Lin is a wonderful guide to Chinese literature, and he presents a wealth of poems, excerpts from the histories, essayists and novelists from all dynasties. Among my favourites is this example of  the Chinese method of classification and naming, Lin is talking about the names given to the different styles of writing in Classical criticism:

the method of watching a fire across the river (detachment of style)
the method of dragon-flies skimming the water surface (lightness of touch)
the method of painting a dragon and dotting its eyes (bringing out the salient points)
the method of releasing a captive before capturing him (playing about a subject)
the method of showing the dragons head without its tail (freedom of movement and waywardness of thought)
the method of a sharp precipice overhanging a ten-thousand-feet ravine (abruptness of ending) (our cliff-hanger, I suppose)
the method of letting blood by one needle prick (direct epigrammatic jibe)
the method of going straight into the fray with one knife (direct opening)
the method of announcing a campaign on the east and marching to the west (surprise attack)
the method of side-stabs and flanking attacks (light raillery)
the method of light mist hanging over a grey lake (mellow and toned down style)
the method of layers of clouds and hilltops (accumulation)
the method of throwing lighted firecrackers at a horse's buttocks (final stab towards conclusion)

Much of what Lin writes is extraordinarily perceptive and confirms my own experience. He is at his best when he is explaining facts and teasing out their ramifications, for example the dialectic between Confucianism and the legalism of Han Feizi; or the importance of Face in the interactions that go to make up a culture and a society, or the special characteristics of the language. He is at his worst, however, when he is lauding those aspects of Chinese culture that he considers virtues, for example the emphasis he places on reasonableness and common sense. ("I have lived here for nigh on 20 years, and I’ve seen precious little evidence of common sense anywhere during that time", mutters the Old China Hand.) Lin seems to be unaware that common sense is as much a relative cultural construct as anything, and that it is completely incompatible with the notion of Face. When he is in this mode, Lin is no more than your usual Chinese chauvinist, although a highly articulate and learned one.

Lin’s book is dated; it contains many references to race, and the purity of Han blood or the necessity for its reinvigoration; and in this Lin shows how he is bounded by the limitations of the time of writing. ‘Race’ and ‘blood’ are common tropes of the sociology of the 1930s, and Lin spent much of the 30s in Germany, where this kind of writing was infected with notions of racial purity. He is also backward in his discussion of the role and nature of women in Chinese life. His solution for China’s ills is to shoot the officials, and he ends the book with an image of the Great Executioner cleansing out the stables of government. Well, Chiang Kai Shek, and the Japanese, and Mao, and Deng Xiao Ping tried that in one form or another; today’s leaders are also showing great enthusiasm for shooting officials, yet the fundamental problems Lin highlights in his book still persist. Perhaps Lin is merely being ironic, and rather too sanguine. Perhaps only when Confucianism has been eradicated and the Chinese language has evolved subject/object pronoun differences and created a word for ‘No’ will her problems – and her unique culture – be eliminated.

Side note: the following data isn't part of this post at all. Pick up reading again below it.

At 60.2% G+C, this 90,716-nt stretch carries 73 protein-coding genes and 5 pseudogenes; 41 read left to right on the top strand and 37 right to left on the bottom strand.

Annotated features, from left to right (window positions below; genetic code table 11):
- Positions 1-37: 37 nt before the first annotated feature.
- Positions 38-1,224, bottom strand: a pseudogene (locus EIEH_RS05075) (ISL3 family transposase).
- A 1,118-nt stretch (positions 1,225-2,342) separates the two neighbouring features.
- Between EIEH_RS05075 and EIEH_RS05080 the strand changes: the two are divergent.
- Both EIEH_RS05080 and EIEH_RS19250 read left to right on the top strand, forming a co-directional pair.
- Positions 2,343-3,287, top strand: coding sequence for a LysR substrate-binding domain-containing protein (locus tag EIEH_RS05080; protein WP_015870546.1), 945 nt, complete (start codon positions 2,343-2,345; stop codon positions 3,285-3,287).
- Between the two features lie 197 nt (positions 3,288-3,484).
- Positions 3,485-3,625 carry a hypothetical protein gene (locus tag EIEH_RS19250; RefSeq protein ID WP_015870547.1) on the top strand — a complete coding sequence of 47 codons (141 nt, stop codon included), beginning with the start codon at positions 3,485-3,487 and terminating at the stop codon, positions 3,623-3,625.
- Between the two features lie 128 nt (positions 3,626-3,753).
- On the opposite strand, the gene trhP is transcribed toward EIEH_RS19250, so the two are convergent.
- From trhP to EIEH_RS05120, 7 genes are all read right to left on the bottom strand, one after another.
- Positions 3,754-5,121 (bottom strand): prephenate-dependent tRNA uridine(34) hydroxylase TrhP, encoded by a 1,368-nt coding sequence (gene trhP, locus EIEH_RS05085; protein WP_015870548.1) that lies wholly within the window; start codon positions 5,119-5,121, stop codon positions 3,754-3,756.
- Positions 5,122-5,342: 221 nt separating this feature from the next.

However, Lin has an engaging style, an energy and idiosyncrasy of vision (he is adept at the long sarcastic, rant) and can turn out pithy and memorable epigrams that extend beyond their immediate context:

Graft, or ‘squeeze’, may be a public vice, but it is always a family virtue
All Chinese are Confucianists when successful and Taoists when they are failures.
Buddhism is Taoism a little touched in its wits.
The Chinese are by nature greater Taoists than they are by culture Confucianists.
When people persist in talking of moral reforms as a solution for political evils, it is a sign of the puerility of their thinking and their inability to grasp the political problems as political problems.

Until everybody loses his face in this country, China will not become a truly democratic country.